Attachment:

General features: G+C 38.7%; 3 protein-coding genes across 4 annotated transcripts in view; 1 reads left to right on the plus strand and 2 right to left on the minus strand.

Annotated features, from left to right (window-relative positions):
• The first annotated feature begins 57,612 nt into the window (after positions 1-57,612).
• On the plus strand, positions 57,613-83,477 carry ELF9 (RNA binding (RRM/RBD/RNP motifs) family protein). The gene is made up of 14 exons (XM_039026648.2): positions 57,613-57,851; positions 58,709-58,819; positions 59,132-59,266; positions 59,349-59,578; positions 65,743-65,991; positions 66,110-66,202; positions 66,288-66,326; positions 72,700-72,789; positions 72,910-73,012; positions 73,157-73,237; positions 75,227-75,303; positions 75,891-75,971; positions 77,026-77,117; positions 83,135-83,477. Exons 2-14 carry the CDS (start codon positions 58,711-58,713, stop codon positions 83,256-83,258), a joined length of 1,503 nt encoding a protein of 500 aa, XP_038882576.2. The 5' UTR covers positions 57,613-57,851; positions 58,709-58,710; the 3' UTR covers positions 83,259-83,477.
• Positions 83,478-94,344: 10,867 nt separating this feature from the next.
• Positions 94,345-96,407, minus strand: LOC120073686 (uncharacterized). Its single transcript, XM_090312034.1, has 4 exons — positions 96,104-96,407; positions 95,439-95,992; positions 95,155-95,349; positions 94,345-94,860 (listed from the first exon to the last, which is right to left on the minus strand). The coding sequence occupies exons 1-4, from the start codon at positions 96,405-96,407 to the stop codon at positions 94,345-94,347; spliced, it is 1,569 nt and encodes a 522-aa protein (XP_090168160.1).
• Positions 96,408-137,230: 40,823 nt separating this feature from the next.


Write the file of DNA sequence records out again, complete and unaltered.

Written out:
General features: G+C 38.7%; 3 protein-coding genes across 4 annotated transcripts in view; 1 reads left to right on the plus strand and 2 right to left on the minus strand.

Annotated features, from left to right (window-relative positions):
• The first annotated feature begins 57,612 nt into the window (after positions 1-57,612).
• On the plus strand, positions 57,613-83,477 carry ELF9 (RNA binding (RRM/RBD/RNP motifs) family protein). The gene is made up of 14 exons (XM_039026648.2): positions 57,613-57,851; positions 58,709-58,819; positions 59,132-59,266; positions 59,349-59,578; positions 65,743-65,991; positions 66,110-66,202; positions 66,288-66,326; positions 72,700-72,789; positions 72,910-73,012; positions 73,157-73,237; positions 75,227-75,303; positions 75,891-75,971; positions 77,026-77,117; positions 83,135-83,477. Exons 2-14 carry the CDS (start codon positions 58,711-58,713, stop codon positions 83,256-83,258), a joined length of 1,503 nt encoding a protein of 500 aa, XP_038882576.2. The 5' UTR covers positions 57,613-57,851; positions 58,709-58,710; the 3' UTR covers positions 83,259-83,477.
• Positions 83,478-94,344: 10,867 nt separating this feature from the next.
• Positions 94,345-96,407, minus strand: LOC120073686 (uncharacterized). Its single transcript, XM_090312034.1, has 4 exons — positions 96,104-96,407; positions 95,439-95,992; positions 95,155-95,349; positions 94,345-94,860 (listed from the first exon to the last, which is right to left on the minus strand). The coding sequence occupies exons 1-4, from the start codon at positions 96,405-96,407 to the stop codon at positions 94,345-94,347; spliced, it is 1,569 nt and encodes a 522-aa protein (XP_090168160.1).
• Positions 96,408-137,230: 40,823 nt separating this feature from the next.